Another teacher of mine, Michael Tierra, has mentioned several times on his blog that herbalists often happen to be artists as well. Being both myself, and knowing many herbal healers including Michael who fit the artist bill as well, I wholeheartedly agree. A paragraph in one of Michael's recent posts really resonated with me:

No matter how deeply one studies and enters into the complexity of healing, plant biochemistry and so on..., nevertheless there is always place for the irrational and the subjective. The poet's perspective of life, the musician's sense of harmony, the artist's eye of proportion and relationships - these are all shared by healers, especially the herbal healer who works with plants, which are the pure creative expression of nature and the healing process.

I challenge anyone to express it more brilliantly than that!

Herbalits are artists and therefore should create a special place in their practice for the help of their own little attendant plant spirit. Perhaps like animal totems these may change and cycle back and forth over time, but the idea of a divinely assigned plant ally, while by no means new, can really help an herbalist to co-create with the ultimate Divine source of healing.

Since my experience with white peony, I've been keeping my intuition a little more open and trying to allow it to confirm or be confirmed by my usual bookish nature when it comes to choosing herbs for a formula. I pay attention to herbs I come across during the day, in the form of pictures or live plants or dreams, and more often than not these herbs step forward when I review a client's case. Sometimes their presence is specifically indicated for a certain condition; other times they help me decide when I am on the fence about two herbs that do very similar things.

I have to say, after only a short time with this approach, the results and the experiences I have had with clients have been very gratifying. I have felt a greater confidence in my formula selections -- a shared confidence greater than the reassurance I have gotten from books and research only. I keep the awareness of gentle, beautiful bai shao close by; she takes the edge off performance pressure and ego, allowing me (so far!) to be a more present and compassionate practitioner. I am as grateful for this blessing and gift as I am for my human teachers.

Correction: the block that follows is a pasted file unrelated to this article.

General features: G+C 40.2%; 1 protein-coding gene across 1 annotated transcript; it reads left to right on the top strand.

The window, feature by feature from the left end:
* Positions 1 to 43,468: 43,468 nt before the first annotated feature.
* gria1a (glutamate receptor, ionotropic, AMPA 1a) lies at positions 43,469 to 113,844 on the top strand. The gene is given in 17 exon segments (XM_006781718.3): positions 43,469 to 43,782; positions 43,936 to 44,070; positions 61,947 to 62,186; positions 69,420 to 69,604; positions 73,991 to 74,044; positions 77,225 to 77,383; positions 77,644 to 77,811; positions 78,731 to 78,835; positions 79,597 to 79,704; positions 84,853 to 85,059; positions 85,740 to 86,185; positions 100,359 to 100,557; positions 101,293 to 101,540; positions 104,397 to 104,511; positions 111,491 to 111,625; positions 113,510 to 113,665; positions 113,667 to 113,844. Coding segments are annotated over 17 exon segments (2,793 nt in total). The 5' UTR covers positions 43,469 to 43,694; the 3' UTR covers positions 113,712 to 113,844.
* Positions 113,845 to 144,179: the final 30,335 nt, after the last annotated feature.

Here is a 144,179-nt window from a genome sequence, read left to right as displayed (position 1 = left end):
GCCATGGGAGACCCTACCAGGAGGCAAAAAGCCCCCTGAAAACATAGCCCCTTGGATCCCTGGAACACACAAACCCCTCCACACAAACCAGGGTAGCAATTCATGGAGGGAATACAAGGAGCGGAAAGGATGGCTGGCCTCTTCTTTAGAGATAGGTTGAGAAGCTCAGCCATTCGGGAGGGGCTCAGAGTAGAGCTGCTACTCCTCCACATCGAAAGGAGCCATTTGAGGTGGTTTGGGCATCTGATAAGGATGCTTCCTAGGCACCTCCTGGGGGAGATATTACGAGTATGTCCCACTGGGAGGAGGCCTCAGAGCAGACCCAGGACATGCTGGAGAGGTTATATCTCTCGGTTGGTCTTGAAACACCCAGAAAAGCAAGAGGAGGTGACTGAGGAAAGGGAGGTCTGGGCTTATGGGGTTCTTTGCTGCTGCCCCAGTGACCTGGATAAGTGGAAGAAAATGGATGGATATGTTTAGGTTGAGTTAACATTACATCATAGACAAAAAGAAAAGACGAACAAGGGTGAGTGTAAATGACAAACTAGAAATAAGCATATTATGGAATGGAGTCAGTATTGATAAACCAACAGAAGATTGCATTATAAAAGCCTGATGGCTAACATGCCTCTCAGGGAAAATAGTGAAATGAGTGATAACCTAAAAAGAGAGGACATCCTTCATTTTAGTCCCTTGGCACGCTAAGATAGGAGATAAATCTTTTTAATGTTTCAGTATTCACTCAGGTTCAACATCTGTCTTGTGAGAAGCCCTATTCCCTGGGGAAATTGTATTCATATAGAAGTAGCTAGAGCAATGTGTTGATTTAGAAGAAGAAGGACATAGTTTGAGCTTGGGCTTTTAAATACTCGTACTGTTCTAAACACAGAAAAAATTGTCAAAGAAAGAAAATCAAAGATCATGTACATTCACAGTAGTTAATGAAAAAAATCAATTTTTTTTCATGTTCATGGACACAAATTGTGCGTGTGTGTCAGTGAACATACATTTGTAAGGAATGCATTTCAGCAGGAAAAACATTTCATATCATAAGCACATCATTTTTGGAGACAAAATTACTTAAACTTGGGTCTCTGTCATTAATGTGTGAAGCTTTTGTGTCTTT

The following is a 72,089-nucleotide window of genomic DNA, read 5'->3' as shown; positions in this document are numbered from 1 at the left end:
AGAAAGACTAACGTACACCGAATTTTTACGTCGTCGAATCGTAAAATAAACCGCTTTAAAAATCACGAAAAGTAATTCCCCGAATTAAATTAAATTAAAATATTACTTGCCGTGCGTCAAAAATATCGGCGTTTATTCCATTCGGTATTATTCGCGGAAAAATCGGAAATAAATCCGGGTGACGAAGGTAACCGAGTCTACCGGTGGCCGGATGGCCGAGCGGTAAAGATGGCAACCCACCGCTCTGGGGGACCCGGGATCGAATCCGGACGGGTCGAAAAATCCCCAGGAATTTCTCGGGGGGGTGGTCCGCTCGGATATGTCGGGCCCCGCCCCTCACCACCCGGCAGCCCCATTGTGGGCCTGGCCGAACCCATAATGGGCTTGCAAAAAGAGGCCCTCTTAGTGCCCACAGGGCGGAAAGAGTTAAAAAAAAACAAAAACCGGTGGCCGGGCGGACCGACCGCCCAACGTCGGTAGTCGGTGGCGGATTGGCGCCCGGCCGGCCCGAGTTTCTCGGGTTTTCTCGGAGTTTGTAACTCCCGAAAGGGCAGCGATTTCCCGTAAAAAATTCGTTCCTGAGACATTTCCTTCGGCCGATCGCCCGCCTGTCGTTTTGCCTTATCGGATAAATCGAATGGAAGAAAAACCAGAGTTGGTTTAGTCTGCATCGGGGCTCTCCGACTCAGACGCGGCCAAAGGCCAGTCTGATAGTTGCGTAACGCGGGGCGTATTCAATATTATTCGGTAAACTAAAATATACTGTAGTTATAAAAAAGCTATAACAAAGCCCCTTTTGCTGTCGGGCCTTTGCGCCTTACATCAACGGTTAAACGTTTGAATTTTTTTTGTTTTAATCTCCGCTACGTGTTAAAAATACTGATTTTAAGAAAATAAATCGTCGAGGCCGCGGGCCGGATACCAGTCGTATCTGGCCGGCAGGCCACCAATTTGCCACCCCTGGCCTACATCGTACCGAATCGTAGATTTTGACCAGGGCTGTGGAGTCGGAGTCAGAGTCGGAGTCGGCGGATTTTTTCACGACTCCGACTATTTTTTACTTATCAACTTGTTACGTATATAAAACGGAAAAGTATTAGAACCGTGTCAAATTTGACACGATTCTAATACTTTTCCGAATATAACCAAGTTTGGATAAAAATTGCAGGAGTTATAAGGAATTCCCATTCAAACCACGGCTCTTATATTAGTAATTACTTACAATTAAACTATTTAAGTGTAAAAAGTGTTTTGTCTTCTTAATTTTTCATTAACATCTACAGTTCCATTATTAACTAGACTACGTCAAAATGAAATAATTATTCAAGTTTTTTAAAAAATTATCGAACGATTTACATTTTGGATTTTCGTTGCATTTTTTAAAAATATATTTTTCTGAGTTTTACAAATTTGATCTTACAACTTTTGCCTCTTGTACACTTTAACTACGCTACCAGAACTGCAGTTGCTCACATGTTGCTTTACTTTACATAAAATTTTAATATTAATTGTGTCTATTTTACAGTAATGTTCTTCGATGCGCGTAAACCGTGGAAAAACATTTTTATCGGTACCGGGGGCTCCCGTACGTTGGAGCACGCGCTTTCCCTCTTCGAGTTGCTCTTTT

If you have a special herbal daemon or genius, I'd love to hear about it and how you came to know it was your ally in the comments section!

Where the Wild Things Are (or, When Things Go Pleasantly Against Your Expectations)

A peridot-colored May froggie near one of the water gardens.

I spent last weekend at Ima’s farm, a welcome respite from the city and work. I’d been having a hard time getting back into my routine headspace after returning from my wonderful trip to California (adult summer camp, as I described it to my friend and teacher Ben), and the idea of going deep into the somewhat familiar Midwestern woods and walking, singing, writing alone – seemed just what the doctor ordered.  Ima was hosting the first-year herb students’ inaugural trip to her farm.

But we third-year kids know our joe pye from our boneset, our blackberry from our red raspberry – so I figured we could goof off all weekend and maybe get away with a little light weeding.

Star Farmer and I arrived to find the campground full. (Herb students and massage students on the same weekend? We hadn’t had such a big group in years!) We went up to a spot we used to pitch our tents last year and found the mosquitoes hungry. Even worse – my barely used tent, a lone exhibit of rare evidence that I do sometimes make astonishingly poor investments, would not go up. (It is supported by inflatable rods. To inflate it I must labor away at a foot pump made in China. It is only good in theory. Like some kind of fickle performing animal, it only sets up for my husband. It is ridiculous. It is useless. Verily I say to thee, stick to traditional pole tents.)

In a show of solidarity (and maybe because he, too, had had enough of the mosquitoes), Star set his sleeping quarters up along with mine in the big upper room of Avalon Hall, an all-purpose building at the front of Ima’s land.

Ah, but what disappointment can’t be cured by good food and good spirits? We went out for dinner, anticipating the glorious tangy, mahogany, crispy-skinned duck at a restaurant in the nearest town, overpriced and ambitious in its culinary endeavors but boasting the most decent wine list for miles.

No duck. They didn’t even have the wine we enjoyed so much last time.

The next morning my irrepressible Ima showed up as I waited for a campstove frittata to set, and for my headache to go away. By now we had a small cadre of exactly five third-year students.